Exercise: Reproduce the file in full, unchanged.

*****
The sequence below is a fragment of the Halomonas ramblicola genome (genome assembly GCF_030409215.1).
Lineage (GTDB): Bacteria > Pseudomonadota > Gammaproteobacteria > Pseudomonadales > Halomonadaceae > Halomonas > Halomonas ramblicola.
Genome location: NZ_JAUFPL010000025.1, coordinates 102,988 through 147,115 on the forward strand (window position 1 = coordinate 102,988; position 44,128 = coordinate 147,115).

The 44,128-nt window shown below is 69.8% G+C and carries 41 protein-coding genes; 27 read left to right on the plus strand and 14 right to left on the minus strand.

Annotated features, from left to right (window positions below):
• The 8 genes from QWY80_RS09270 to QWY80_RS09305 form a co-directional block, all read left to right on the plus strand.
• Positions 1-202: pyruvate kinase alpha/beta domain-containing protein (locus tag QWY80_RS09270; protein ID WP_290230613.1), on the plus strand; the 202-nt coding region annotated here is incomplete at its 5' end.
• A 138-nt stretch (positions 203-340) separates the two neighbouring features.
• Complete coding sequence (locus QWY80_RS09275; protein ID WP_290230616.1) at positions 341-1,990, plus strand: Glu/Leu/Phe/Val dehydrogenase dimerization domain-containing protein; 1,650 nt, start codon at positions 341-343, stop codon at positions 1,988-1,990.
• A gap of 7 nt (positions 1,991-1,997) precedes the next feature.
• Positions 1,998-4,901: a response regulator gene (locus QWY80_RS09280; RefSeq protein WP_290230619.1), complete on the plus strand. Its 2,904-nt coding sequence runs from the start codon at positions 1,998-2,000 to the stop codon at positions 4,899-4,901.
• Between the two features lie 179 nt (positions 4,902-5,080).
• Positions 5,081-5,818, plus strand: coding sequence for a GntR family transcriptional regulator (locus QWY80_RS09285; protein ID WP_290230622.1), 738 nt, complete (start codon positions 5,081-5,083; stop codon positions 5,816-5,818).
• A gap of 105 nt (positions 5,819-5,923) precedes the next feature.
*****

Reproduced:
The sequence below is a fragment of the Halomonas ramblicola genome (genome assembly GCF_030409215.1).
Lineage (GTDB): Bacteria > Pseudomonadota > Gammaproteobacteria > Pseudomonadales > Halomonadaceae > Halomonas > Halomonas ramblicola.
Genome location: NZ_JAUFPL010000025.1, coordinates 102,988 through 147,115 on the forward strand (window position 1 = coordinate 102,988; position 44,128 = coordinate 147,115).

The 44,128-nt window shown below is 69.8% G+C and carries 41 protein-coding genes; 27 read left to right on the plus strand and 14 right to left on the minus strand.

Annotated features, from left to right (window positions below):
• The 8 genes from QWY80_RS09270 to QWY80_RS09305 form a co-directional block, all read left to right on the plus strand.
• Positions 1-202: pyruvate kinase alpha/beta domain-containing protein (locus tag QWY80_RS09270; protein ID WP_290230613.1), on the plus strand; the 202-nt coding region annotated here is incomplete at its 5' end.
• A 138-nt stretch (positions 203-340) separates the two neighbouring features.
• Complete coding sequence (locus QWY80_RS09275; protein ID WP_290230616.1) at positions 341-1,990, plus strand: Glu/Leu/Phe/Val dehydrogenase dimerization domain-containing protein; 1,650 nt, start codon at positions 341-343, stop codon at positions 1,988-1,990.
• A gap of 7 nt (positions 1,991-1,997) precedes the next feature.
• Positions 1,998-4,901: a response regulator gene (locus QWY80_RS09280; RefSeq protein WP_290230619.1), complete on the plus strand. Its 2,904-nt coding sequence runs from the start codon at positions 1,998-2,000 to the stop codon at positions 4,899-4,901.
• Between the two features lie 179 nt (positions 4,902-5,080).
• Positions 5,081-5,818, plus strand: coding sequence for a GntR family transcriptional regulator (locus QWY80_RS09285; protein ID WP_290230622.1), 738 nt, complete (start codon positions 5,081-5,083; stop codon positions 5,816-5,818).
• A gap of 105 nt (positions 5,819-5,923) precedes the next feature.